If I were a 20-something again, I might well resent being told I had to fork over 20% more of my income,

That’s fine except that the 20-somethings who elect not to get health insurance aren’t gambling with their lives and they certainly aren't gambling with their own money. They’re gambling with my money. If a 25-year-old without health insurance gets hit by a bus he’s going to be taken to a hospital and given great care and I’m going to pick up the tab. If you want people to be able to go without insurance then you have to be willing to let them not receive health care unless they can pay for it themselves. Don’t send me the bill.

Seizing an additional one-fifth of every family's income in order to tell them how to spend it is breathtakingly arrogant

But these plans don’t. In both cases they seize far less than 1/5th - 5% for DeLong, $2000 for Goldhill - to pay for catastrophic insurance. The rest is enforced savings. The money not earmarked for catastrophic insurance does not go to the government; it sits in a savings account somewhere just like HSA money does now.

I understand that the coercive aspect of this is bad. But we’re already being coerced when it comes to health insurance and health care. We pay for Medicaid; we pay for Medicare; we pay higher premiums because Federal and State governments tell the insurance companies what to do. We pay taxes to cover health care for the uninsured like your 20-somethings. We’re about to be coerced like nobody’s business when the incredibly stupid health “reform” bill gets glued together and passed.

If we want to get rid of coercion entirely, fine. But we have to be willing to live with the consequences: people who can’t afford health care or can’t afford health insurance or were too stupid to buy health insurance don’t get health care.

I’m not willing to do that. So my question is, is there a form of coercion that looks better to me than what we’ve got now? Yes - these catastrophic plans.

Grim said...

Maybe I'm not understanding the non-coercive aspects of the proposals. Why would I set aside 15% of my money every year for catastrophic savings if I already have health insurance that covers catastrophic care? Isn't the proposal that this is a mandatory program that replaces my existing insurance?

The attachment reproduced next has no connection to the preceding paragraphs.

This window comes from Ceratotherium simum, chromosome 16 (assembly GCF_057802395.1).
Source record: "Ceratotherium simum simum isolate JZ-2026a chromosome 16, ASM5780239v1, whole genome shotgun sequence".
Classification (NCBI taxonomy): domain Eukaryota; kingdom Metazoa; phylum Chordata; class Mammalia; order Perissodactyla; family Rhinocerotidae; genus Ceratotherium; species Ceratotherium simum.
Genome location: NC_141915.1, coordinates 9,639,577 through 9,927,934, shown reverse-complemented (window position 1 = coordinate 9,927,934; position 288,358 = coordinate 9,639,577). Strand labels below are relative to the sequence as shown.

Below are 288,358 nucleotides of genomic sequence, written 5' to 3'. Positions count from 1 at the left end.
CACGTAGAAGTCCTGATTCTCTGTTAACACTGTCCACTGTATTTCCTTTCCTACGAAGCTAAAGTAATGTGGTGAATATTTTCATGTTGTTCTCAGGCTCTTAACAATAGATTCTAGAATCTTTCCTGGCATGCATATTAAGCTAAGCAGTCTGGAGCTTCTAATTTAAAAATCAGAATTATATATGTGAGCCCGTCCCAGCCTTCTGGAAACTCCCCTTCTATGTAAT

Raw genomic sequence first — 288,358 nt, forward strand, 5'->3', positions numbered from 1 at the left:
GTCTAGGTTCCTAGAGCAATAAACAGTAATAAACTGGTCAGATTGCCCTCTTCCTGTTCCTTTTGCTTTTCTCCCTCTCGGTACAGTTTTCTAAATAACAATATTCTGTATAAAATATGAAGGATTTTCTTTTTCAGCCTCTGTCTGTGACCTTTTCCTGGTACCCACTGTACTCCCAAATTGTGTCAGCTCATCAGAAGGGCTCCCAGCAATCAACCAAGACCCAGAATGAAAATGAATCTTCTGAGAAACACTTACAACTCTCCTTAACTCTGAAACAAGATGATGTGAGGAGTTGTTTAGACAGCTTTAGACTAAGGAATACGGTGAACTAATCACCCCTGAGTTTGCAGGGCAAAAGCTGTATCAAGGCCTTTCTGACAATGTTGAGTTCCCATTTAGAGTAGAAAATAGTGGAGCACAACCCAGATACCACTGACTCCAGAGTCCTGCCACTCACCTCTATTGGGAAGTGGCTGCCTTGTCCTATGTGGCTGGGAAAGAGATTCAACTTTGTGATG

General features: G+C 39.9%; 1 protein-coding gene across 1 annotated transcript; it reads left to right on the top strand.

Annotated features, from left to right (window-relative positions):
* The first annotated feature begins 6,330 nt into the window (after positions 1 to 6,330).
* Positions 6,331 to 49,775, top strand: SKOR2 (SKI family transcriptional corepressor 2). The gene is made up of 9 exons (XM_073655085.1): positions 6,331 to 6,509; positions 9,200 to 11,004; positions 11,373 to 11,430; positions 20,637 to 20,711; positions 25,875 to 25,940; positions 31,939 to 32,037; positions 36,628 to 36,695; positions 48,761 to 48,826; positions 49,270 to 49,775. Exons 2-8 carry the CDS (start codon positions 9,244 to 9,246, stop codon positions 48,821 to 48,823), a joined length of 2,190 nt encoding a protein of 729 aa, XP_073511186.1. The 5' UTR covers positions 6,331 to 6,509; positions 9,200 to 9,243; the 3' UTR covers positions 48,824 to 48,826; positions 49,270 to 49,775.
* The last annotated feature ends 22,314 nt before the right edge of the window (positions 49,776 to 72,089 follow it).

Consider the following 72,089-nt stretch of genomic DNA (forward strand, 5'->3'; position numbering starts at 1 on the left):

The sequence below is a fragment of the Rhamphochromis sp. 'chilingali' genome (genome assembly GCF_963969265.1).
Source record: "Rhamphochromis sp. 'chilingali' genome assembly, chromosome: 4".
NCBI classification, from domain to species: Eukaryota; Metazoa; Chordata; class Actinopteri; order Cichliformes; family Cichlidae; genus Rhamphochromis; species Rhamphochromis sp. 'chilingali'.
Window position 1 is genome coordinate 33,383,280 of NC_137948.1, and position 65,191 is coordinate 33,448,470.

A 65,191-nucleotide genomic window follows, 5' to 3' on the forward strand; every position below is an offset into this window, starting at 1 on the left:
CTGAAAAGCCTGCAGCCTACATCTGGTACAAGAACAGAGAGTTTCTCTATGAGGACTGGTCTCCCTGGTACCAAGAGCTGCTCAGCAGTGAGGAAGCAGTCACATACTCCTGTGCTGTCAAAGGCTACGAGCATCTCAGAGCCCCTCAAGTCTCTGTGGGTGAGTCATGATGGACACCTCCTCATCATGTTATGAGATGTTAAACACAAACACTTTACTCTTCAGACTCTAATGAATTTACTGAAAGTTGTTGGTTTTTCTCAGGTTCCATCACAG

A non-coercive approach that might be worth considering: the government runs a catastrophic plan that manages voluntary, tax-deductible donations, only to care for those too foolish to buy their own care. However, when the donations run out, the plan is done for the year.

That would leave us in a situation much like the blood supply: there would need to be regular drives for support, but nobody is pinned to the table and forced to donate blood. The blood supply seems to work, and it treats the same kind of 'unexpected emergency' problems that you're considering here.

If you allowed 'in kind' donations from doctors and nurses, on a tax-deductible basis, I'd say you could probably arrange a substantially effective model without having to force anyone to do anything. Right now, doctors are essentially forced to absorb much of the costs of treating the people without insurance; if they were allowed to deduct those costs from their taxes, many of them would probably gladly donate a set amount of time for providing such care.

Elise said...

I never argued this plan was non-coercive. In fact, I argued that it was coercive:

I understand that the coercive aspect of this is bad.

The issue of how this kind of catastrophic plan could and would interact with traditional health insurance is something I'll explore as I write more episodes in "Catastrophic comparison."

I don't see anything wrong with your plan to create a health insurance plan funded by charitable donations. You don't need the government to do that. You could create a foundation today that solicits donations to buy health insurance policies for poor people and, if you want, people who could afford their own but refuse to buy them. The donations would be tax-exempt and so - I think - would be the donations in kind.

I'd advise against the first-come, first served approach though. That would undercut medical advice to wait and see, let's try therapy before surgery, that sort of thing. Probably better to follow the Oregon model, figure out how much money you have on an annual or quarterly basis, rank treatments based on effectiveness, estimate how many of each you'll need, keep a running total, and draw a line when the running total approaches the money in the kitty.